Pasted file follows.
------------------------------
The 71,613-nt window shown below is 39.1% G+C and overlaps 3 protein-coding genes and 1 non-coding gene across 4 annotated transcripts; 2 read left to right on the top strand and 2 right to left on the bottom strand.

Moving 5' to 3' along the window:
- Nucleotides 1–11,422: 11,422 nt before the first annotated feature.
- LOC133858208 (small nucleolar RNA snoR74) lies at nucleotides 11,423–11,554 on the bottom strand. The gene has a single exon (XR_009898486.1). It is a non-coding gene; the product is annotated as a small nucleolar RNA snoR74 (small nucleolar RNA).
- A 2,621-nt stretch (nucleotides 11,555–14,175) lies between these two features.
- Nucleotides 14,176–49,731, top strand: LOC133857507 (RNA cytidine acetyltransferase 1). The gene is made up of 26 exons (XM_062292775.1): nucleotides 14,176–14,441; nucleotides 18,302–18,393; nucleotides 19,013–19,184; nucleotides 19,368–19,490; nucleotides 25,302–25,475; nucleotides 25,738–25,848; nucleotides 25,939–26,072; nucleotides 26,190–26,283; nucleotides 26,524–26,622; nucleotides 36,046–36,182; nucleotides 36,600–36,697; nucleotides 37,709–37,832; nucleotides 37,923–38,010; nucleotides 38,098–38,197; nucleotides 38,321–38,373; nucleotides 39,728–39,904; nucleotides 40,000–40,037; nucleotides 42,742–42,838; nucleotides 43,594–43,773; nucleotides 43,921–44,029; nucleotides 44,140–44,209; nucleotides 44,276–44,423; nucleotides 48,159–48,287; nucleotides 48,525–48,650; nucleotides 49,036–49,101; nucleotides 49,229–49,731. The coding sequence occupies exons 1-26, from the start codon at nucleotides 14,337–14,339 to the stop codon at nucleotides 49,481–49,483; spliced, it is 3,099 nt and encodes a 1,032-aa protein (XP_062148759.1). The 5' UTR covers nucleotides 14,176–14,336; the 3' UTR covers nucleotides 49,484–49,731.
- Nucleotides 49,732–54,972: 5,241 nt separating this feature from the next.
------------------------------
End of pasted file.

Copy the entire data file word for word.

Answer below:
The 71,613-nt window shown below is 39.1% G+C and overlaps 3 protein-coding genes and 1 non-coding gene across 4 annotated transcripts; 2 read left to right on the top strand and 2 right to left on the bottom strand.

Moving 5' to 3' along the window:
- Nucleotides 1–11,422: 11,422 nt before the first annotated feature.
- LOC133858208 (small nucleolar RNA snoR74) lies at nucleotides 11,423–11,554 on the bottom strand. The gene has a single exon (XR_009898486.1). It is a non-coding gene; the product is annotated as a small nucleolar RNA snoR74 (small nucleolar RNA).
- A 2,621-nt stretch (nucleotides 11,555–14,175) lies between these two features.
- Nucleotides 14,176–49,731, top strand: LOC133857507 (RNA cytidine acetyltransferase 1). The gene is made up of 26 exons (XM_062292775.1): nucleotides 14,176–14,441; nucleotides 18,302–18,393; nucleotides 19,013–19,184; nucleotides 19,368–19,490; nucleotides 25,302–25,475; nucleotides 25,738–25,848; nucleotides 25,939–26,072; nucleotides 26,190–26,283; nucleotides 26,524–26,622; nucleotides 36,046–36,182; nucleotides 36,600–36,697; nucleotides 37,709–37,832; nucleotides 37,923–38,010; nucleotides 38,098–38,197; nucleotides 38,321–38,373; nucleotides 39,728–39,904; nucleotides 40,000–40,037; nucleotides 42,742–42,838; nucleotides 43,594–43,773; nucleotides 43,921–44,029; nucleotides 44,140–44,209; nucleotides 44,276–44,423; nucleotides 48,159–48,287; nucleotides 48,525–48,650; nucleotides 49,036–49,101; nucleotides 49,229–49,731. The coding sequence occupies exons 1-26, from the start codon at nucleotides 14,337–14,339 to the stop codon at nucleotides 49,481–49,483; spliced, it is 3,099 nt and encodes a 1,032-aa protein (XP_062148759.1). The 5' UTR covers nucleotides 14,176–14,336; the 3' UTR covers nucleotides 49,484–49,731.
- Nucleotides 49,732–54,972: 5,241 nt separating this feature from the next.